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Endurance Training and Low Testosterone – What You Need to Know

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As a regular gym goer or athlete you’ll probably understand the importance of testosterone for maintaining a good physique.

And whilst strength training has been found to elevate male hormones, there’s also a fair bit of research out there that shows excess cardio training can make them plummet.

But what if endurance training is your sport, passion or hobby and you don’t want to give it up?

Is there a way to put the brakes on your ever-decreasing T levels? And what are the consequences if you don’t?

Read on to find out more…

Testosterone – The Male Hormone

Your masculinity, strength and muscle mass are all controlled by testosterone. As is your physical performance, libido and virility.

Produced in the Leydig cells of the testes, testosterone is a natural steroid hormone. It is classed as an androgen as it develops, controls and maintains your male characteristics.

It has two categories of effects:

  • Anabolic – actions primarily include development of male characteristics – increased strength, voice deepening and hair growth.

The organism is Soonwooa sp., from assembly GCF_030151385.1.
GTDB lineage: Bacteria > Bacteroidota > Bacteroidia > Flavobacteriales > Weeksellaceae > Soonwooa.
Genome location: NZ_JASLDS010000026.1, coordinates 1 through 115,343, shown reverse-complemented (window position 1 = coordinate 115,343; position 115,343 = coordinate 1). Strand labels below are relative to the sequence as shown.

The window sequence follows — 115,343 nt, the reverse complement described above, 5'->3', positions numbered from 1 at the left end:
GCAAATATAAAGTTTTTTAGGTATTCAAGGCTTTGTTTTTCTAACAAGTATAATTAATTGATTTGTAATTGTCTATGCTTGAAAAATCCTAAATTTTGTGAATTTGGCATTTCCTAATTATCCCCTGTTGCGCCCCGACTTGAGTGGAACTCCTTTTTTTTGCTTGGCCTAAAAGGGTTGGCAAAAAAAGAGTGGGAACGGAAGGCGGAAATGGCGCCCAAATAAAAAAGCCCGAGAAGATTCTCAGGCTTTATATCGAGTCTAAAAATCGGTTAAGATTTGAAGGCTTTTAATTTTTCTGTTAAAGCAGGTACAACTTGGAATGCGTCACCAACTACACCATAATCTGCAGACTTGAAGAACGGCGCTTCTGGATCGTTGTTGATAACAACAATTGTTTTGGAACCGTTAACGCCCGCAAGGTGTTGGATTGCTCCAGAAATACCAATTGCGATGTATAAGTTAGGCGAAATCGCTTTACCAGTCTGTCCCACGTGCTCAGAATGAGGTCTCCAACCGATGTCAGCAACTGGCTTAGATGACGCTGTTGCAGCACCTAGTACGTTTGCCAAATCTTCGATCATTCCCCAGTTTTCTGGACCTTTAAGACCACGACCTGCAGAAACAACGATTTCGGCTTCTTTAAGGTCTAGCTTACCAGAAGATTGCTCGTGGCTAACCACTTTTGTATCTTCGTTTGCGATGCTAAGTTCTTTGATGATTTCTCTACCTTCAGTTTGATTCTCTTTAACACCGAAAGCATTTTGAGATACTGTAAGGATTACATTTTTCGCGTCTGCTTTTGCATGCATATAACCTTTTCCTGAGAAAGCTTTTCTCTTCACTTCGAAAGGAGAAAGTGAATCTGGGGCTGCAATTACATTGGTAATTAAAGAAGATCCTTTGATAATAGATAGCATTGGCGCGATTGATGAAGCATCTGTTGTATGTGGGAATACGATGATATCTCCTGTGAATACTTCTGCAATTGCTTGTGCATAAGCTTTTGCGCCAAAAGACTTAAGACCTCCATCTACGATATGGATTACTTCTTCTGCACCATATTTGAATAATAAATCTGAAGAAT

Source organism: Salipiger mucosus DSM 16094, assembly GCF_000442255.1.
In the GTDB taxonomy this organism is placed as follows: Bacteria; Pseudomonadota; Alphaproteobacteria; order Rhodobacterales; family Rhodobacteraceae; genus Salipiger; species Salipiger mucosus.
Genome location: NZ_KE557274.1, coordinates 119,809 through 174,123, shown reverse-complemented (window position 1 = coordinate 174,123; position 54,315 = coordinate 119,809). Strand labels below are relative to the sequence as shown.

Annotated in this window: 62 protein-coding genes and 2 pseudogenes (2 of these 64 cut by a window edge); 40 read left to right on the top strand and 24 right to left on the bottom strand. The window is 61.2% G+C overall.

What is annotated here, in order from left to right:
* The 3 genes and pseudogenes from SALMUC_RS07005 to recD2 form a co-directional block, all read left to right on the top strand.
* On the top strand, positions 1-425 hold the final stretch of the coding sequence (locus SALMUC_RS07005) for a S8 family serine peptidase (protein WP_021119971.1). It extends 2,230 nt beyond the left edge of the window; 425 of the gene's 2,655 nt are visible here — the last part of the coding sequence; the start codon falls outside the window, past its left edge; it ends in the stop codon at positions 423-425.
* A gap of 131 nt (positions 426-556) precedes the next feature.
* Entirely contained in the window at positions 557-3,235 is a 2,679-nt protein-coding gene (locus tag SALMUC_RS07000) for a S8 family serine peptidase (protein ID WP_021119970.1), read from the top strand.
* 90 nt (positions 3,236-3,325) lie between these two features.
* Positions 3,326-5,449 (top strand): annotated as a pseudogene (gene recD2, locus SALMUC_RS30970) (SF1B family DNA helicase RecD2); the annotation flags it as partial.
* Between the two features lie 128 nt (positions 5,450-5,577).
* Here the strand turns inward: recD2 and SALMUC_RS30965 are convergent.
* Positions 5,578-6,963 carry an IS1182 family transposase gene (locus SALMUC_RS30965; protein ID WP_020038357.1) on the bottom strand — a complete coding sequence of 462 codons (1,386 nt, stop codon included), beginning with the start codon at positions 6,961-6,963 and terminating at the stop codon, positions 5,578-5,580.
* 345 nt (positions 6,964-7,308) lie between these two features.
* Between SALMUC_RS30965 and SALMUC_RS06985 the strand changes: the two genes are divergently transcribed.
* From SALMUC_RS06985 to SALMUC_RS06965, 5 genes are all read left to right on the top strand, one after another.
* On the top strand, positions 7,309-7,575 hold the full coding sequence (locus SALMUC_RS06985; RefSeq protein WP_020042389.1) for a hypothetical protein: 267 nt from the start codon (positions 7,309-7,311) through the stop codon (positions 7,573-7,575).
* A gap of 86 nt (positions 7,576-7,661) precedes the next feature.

• Androgenic – actions include increased protein metabolism and inhibition of protein breakdown.

How Does Testosterone Work?

The release of T from the Leydig cells is all controlled by a very elaborate system called the hypothalamic-pituitary-gonodal (HPG). This is made up of the hypothalamus and pituitary glands which both live in the brain. The third part – referred to as the gonads – is just another word for your testes.

Within this three part system are a number of hormones that have their own individual jobs. Here are the ones you need to know about:

  • Gonadotropin-releasing hormone (GnRH) is released by the hypothalamus gland and sends signals a very short distance to the pituitary gland. It is like the command centre for the whole operation.
  • The pituitary gland then releases its own hormones which are luteinizing hormone (LH) and follicle-stimulating hormone (FSH). These are pushed into the main circulation of the bloodstream and then bind to receptors in the testes.